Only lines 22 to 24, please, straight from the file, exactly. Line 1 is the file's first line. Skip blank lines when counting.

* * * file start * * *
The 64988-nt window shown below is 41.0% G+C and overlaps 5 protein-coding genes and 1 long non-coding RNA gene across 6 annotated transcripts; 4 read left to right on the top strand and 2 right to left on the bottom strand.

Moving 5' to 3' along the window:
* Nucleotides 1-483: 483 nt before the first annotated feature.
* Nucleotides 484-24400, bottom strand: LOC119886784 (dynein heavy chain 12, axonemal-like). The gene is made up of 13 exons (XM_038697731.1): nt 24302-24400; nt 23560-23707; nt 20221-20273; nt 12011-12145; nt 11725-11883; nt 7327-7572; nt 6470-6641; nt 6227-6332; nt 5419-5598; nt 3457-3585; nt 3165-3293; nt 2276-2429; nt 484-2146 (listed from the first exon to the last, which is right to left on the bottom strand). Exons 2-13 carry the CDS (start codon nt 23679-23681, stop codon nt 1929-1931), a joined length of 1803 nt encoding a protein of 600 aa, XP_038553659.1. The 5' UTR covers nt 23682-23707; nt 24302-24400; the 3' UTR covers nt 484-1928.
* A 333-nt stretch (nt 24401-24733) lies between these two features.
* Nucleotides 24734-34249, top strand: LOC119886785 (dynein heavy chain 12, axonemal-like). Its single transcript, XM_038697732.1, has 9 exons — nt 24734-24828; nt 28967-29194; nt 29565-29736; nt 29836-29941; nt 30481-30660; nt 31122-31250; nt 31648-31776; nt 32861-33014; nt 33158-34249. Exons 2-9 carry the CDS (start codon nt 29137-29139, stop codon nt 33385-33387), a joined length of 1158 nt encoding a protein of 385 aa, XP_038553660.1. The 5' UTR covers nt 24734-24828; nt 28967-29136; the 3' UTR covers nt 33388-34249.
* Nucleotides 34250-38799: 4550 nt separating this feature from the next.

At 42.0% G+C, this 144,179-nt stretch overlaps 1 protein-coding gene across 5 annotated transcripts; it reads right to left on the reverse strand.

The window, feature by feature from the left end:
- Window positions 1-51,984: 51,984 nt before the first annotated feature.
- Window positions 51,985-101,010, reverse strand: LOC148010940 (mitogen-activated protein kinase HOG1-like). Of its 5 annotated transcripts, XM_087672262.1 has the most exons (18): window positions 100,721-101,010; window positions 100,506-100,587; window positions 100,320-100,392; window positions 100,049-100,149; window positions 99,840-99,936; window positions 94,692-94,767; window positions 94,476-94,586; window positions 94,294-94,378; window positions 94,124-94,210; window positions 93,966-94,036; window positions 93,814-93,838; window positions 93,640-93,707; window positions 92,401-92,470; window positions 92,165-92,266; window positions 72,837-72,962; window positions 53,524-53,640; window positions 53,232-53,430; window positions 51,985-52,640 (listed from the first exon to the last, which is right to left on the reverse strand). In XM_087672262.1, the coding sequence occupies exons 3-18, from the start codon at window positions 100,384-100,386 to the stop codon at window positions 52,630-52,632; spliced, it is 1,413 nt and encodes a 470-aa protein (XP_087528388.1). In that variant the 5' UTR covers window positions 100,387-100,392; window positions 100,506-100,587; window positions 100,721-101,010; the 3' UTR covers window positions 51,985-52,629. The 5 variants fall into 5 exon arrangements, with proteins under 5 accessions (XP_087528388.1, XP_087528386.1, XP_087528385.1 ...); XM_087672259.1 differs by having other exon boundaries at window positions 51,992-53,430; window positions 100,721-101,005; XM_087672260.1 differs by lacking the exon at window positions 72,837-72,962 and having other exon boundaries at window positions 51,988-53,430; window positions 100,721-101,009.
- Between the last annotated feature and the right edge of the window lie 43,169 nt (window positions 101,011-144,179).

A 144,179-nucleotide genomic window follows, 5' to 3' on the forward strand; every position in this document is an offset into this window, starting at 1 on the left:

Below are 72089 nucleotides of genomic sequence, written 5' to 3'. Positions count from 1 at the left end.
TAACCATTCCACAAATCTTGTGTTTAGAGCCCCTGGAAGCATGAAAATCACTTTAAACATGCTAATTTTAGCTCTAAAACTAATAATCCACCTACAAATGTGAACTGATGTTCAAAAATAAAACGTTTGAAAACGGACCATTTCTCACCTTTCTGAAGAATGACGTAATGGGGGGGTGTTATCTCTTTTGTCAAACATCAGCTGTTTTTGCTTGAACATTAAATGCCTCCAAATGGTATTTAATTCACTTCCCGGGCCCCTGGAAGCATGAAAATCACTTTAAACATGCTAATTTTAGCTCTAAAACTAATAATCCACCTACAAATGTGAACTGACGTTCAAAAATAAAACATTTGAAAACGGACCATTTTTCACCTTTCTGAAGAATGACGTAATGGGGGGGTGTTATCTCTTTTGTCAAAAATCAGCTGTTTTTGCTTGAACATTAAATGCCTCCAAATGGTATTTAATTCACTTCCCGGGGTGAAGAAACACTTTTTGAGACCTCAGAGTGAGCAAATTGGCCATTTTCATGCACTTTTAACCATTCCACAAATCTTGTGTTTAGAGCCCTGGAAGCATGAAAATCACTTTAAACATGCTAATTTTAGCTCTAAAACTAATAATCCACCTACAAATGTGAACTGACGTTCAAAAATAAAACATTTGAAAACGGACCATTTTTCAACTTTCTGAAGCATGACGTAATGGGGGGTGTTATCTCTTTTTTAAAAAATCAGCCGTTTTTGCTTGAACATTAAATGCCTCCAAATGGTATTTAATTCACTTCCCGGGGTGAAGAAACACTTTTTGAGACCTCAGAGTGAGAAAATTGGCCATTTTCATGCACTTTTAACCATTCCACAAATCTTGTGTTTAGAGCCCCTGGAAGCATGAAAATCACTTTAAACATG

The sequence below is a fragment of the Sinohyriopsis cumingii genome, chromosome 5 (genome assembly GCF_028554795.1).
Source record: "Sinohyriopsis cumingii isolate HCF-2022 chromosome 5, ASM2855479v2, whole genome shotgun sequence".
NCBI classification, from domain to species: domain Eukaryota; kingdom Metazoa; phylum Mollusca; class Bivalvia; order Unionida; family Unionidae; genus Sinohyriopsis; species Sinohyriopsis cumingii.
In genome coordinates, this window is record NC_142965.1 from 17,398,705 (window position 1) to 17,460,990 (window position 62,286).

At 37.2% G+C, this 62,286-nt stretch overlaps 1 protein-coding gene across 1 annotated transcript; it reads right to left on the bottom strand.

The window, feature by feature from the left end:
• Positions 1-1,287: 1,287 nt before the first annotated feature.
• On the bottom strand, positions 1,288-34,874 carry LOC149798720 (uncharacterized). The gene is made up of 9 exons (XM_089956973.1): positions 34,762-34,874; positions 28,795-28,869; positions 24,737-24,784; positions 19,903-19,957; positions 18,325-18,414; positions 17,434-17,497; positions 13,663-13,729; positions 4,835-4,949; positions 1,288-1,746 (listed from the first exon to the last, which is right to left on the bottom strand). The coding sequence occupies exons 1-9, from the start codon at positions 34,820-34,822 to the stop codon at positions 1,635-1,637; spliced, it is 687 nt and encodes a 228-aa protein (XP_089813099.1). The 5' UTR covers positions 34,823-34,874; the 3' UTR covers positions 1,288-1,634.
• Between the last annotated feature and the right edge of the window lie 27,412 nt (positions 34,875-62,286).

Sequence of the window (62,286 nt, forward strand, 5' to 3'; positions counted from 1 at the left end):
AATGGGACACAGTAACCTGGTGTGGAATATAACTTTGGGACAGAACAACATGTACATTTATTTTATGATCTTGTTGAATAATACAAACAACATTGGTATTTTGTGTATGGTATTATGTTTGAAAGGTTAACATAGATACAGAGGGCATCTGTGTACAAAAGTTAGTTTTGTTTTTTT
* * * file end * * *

• Positions 1-1,287: 1,287 nt before the first annotated feature.
• On the bottom strand, positions 1,288-34,874 carry LOC149798720 (uncharacterized). The gene is made up of 9 exons (XM_089956973.1): positions 34,762-34,874; positions 28,795-28,869; positions 24,737-24,784; positions 19,903-19,957; positions 18,325-18,414; positions 17,434-17,497; positions 13,663-13,729; positions 4,835-4,949; positions 1,288-1,746 (listed from the first exon to the last, which is right to left on the bottom strand). The coding sequence occupies exons 1-9, from the start codon at positions 34,820-34,822 to the stop codon at positions 1,635-1,637; spliced, it is 687 nt and encodes a 228-aa protein (XP_089813099.1). The 5' UTR covers positions 34,823-34,874; the 3' UTR covers positions 1,288-1,634.
• Between the last annotated feature and the right edge of the window lie 27,412 nt (positions 34,875-62,286).